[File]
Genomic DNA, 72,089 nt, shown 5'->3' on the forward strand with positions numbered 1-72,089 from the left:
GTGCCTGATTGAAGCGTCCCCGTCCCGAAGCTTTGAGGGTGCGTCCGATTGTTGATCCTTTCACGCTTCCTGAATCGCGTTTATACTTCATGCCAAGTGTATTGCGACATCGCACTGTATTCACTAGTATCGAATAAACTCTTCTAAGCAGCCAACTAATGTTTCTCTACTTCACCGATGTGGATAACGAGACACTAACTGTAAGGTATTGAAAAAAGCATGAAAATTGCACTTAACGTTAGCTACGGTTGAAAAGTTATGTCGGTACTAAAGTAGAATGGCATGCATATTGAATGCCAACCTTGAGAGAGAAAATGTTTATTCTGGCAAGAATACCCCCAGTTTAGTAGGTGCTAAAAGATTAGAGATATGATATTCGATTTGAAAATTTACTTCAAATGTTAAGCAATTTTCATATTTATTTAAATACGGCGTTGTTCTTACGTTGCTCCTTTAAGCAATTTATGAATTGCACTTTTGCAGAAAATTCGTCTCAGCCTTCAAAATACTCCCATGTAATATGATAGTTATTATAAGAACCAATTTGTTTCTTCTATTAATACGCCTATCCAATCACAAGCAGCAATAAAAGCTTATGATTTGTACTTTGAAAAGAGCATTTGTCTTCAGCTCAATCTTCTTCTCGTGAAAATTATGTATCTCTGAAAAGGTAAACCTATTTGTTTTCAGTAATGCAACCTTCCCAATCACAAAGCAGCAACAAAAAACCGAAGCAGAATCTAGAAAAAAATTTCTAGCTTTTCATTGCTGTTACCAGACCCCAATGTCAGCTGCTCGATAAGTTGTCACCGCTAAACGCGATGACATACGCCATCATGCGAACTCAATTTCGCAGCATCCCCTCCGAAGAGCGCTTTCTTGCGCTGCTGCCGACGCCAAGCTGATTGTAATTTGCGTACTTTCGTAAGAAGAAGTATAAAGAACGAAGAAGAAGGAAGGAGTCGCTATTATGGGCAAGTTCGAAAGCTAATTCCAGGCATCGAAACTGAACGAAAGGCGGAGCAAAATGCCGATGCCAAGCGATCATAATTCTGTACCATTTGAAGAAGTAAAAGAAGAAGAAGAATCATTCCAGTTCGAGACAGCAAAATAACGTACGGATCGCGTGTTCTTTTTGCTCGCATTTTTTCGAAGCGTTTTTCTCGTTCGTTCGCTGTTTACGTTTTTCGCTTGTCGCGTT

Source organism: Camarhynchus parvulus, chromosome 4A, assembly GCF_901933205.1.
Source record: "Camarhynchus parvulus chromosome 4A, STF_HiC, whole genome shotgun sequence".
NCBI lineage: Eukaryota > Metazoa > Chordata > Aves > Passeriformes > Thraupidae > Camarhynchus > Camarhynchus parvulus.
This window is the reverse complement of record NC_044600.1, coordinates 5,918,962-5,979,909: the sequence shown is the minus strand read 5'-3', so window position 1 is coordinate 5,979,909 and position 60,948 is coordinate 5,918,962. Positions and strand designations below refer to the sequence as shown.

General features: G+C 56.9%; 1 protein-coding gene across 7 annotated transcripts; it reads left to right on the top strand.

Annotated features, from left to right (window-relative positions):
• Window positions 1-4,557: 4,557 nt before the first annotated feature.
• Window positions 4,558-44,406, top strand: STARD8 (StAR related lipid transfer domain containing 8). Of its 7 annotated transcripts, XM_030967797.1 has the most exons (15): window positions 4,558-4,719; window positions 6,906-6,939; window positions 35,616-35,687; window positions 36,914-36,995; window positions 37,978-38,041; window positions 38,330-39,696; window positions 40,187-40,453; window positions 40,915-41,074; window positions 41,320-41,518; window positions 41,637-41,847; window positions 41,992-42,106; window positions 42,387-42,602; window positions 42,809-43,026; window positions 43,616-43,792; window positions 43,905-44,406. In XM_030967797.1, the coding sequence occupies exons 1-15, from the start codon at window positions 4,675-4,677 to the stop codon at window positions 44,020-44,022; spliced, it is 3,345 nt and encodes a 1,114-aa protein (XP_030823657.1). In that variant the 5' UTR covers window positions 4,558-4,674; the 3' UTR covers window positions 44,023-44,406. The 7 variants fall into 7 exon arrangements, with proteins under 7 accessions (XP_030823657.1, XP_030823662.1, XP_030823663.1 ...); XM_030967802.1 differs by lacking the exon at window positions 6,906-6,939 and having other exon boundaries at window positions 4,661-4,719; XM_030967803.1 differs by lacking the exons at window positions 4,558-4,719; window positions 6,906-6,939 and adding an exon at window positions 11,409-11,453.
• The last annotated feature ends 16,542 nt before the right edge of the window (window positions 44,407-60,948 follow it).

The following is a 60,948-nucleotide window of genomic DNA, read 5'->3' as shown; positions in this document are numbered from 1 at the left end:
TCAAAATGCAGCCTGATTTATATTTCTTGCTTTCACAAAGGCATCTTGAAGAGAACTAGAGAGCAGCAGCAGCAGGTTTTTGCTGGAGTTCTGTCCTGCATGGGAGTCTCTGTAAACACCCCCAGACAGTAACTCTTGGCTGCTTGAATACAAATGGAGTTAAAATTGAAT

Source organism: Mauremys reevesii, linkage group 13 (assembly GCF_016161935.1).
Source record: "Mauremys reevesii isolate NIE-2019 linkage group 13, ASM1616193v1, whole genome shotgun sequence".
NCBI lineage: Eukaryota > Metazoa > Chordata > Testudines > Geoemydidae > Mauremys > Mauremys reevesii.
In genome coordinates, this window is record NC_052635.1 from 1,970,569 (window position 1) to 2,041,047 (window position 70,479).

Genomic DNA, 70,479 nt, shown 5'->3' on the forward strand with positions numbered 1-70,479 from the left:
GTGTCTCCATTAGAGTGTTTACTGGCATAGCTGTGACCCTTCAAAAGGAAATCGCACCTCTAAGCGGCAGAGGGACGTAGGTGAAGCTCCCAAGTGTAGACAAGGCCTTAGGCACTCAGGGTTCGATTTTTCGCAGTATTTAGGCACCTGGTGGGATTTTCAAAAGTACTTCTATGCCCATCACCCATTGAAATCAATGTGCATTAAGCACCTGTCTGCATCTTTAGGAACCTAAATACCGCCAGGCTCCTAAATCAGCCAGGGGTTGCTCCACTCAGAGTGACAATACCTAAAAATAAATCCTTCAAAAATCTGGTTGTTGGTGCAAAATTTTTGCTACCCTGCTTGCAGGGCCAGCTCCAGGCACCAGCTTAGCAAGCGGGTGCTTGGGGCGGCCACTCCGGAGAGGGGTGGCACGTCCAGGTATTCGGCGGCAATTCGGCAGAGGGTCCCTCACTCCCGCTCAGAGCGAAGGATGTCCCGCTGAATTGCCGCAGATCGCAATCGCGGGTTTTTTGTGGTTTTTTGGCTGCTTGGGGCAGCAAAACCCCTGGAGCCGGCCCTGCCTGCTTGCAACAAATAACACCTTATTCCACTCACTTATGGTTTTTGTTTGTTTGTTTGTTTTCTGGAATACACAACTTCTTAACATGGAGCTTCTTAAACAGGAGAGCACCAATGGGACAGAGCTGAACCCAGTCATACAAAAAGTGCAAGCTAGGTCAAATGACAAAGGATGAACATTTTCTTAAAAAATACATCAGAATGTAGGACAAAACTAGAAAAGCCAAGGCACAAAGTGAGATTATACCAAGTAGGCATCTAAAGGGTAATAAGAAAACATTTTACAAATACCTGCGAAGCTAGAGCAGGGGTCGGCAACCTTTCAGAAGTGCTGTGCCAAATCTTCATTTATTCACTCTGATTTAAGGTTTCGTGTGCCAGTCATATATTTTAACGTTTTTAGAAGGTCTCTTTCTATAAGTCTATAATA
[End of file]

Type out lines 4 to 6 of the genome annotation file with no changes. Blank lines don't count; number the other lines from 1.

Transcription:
Source record: "Camarhynchus parvulus chromosome 4A, STF_HiC, whole genome shotgun sequence".
NCBI lineage: Eukaryota > Metazoa > Chordata > Aves > Passeriformes > Thraupidae > Camarhynchus > Camarhynchus parvulus.
This window is the reverse complement of record NC_044600.1, coordinates 5,918,962-5,979,909: the sequence shown is the minus strand read 5'-3', so window position 1 is coordinate 5,979,909 and position 60,948 is coordinate 5,918,962. Positions and strand designations below refer to the sequence as shown.